Despite the fact that Lowell has put together some good seasons in recent years, contending for hardware in 2009, 2012, 2013, and this year, it's been a long, long time since the Eagles and the Riverhawks met in a game of major consequence. Not since 2001, when BC beat Lowell 5-1 in the Hockey East semifinals, have these two schools met in tournament play.
Perhaps that's why Grant and I always point out that there's not a lot of hatred in these games when BC and Lowell get together - it's usually just good, enjoyable hockey. Maybe that all ends today.
Today's Northeast Regional final has all the makings of a classic. As we all know, BC has the nation's most prolific offense, while Lowell has the NCAA's top defense and (almost unarguably at this point) the country's best goaltender in Connor Hellebuyck. For my money, these are two of the four best teams in the country, and neither team really deserves to have their season end at this stage.
Looking strictly at the regular season matchups between these two teams, and making a snap judgement based on yesterday's games, it would be easy to call BC a slight favorite (though I don't necessarily think that would be accurate). BC's 3-0 win over Lowell on February 21 was one of the Eagles' most complete performances of the year, with most of Lowell's chances being pretty non-threatening, and with BC matching a Lowell team known for its hustle and physicality hit for hit.
BC continued to take the air out of Lowell for two periods the next day at Tsongas Center, outshooting UML 29-17 through two periods and carrying a 2-0 lead into the break. Perhaps most impressively was that multiple lines got in on the act; three different lines scored in the Friday night game, and Ryan Fitzgerald contributed the second goal on Saturday night. But it all went awry in the third period in Lowell, with the Hawks beating Demko twice in a three minute span to force OT, ending BC's winning streak with a 2-2 tie.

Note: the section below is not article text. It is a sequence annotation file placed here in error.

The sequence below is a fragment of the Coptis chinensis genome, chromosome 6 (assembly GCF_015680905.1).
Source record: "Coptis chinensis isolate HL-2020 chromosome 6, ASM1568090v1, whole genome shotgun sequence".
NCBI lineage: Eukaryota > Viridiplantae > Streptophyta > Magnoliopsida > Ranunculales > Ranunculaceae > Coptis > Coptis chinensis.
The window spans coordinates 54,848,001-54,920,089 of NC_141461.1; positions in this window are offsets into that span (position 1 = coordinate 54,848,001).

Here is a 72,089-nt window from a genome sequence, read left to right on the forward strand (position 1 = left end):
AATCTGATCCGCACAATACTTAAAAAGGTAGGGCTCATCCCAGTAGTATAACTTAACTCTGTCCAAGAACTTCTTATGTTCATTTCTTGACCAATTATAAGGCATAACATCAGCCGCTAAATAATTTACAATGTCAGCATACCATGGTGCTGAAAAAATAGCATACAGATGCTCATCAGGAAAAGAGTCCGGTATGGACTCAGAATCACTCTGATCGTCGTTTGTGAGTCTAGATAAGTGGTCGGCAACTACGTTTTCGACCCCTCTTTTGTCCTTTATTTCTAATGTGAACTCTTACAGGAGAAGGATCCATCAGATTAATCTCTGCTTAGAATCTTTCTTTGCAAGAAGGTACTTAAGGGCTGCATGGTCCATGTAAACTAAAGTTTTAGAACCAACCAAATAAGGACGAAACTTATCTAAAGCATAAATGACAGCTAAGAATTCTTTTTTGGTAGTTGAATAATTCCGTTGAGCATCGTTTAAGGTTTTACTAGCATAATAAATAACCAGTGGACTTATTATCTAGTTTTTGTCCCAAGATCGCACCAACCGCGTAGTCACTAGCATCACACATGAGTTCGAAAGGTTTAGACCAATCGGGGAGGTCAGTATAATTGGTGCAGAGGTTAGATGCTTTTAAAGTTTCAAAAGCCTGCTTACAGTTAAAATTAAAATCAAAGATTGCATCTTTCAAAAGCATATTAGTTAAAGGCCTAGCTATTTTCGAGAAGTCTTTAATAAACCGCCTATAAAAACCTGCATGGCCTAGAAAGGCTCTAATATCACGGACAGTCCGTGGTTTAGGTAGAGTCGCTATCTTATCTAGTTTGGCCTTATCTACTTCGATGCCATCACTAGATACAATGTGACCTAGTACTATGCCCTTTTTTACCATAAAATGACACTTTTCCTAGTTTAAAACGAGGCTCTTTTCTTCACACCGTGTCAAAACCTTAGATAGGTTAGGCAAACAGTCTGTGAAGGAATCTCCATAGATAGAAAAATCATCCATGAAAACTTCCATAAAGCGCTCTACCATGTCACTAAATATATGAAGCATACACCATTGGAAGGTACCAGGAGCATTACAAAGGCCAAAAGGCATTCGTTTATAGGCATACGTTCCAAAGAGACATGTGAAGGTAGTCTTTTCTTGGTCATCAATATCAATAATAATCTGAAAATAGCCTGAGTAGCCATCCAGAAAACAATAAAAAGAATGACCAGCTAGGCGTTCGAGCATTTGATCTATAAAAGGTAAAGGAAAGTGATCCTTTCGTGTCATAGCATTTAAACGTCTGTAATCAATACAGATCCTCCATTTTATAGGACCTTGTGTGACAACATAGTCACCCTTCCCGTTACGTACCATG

Yesterday in Worcester, BC looked like a team absolutely possessed after two frustrating weeks off following the Hockey East quarterfinal loss to Notre Dame. From the word go, the line of Gaudreau, Arnold, and Hayes completely overwhelmed Denver. But it wasn't just those guys contributing to the whitewashing - the other lines did a great job of keeping the puck in deep, generating chances, and giving Denver absolutely nothing.
Lowell, on the other hand, was locked in to a pretty even-looking matchup against Minnesota State. Lowell was the much faster team and certainly appeared to have more in the skill department, but Minnesota State played a great puck possession game in the second and third periods to generate a lot of chances, while getting outstanding goaltending from Cole Huggins to turn aside a number of chances Lowell got in transition. However, you need really exceptional chances to beat Hellebuyck, and that didn't happen for the Mavericks - the Lowell D limited grade A opportunities, and Hellebuyck pretty much never gives up juicy rebounds.
There are a couple things that really worry me about this matchup for BC. I think Lowell's strengths really match well for them with some of BC's weaknesses. Lowell generated most of its best opportunities yesterday and at the Garden in transition, putting pressure on defensemen and forcing turnovers. Lowell absolutely feasted on some ill-advised D-to-D passes in the neutral zone by Minnesota State, and also anticipated and created chances off of the occasions when Minnesota State tried to force a bad pass through traffic.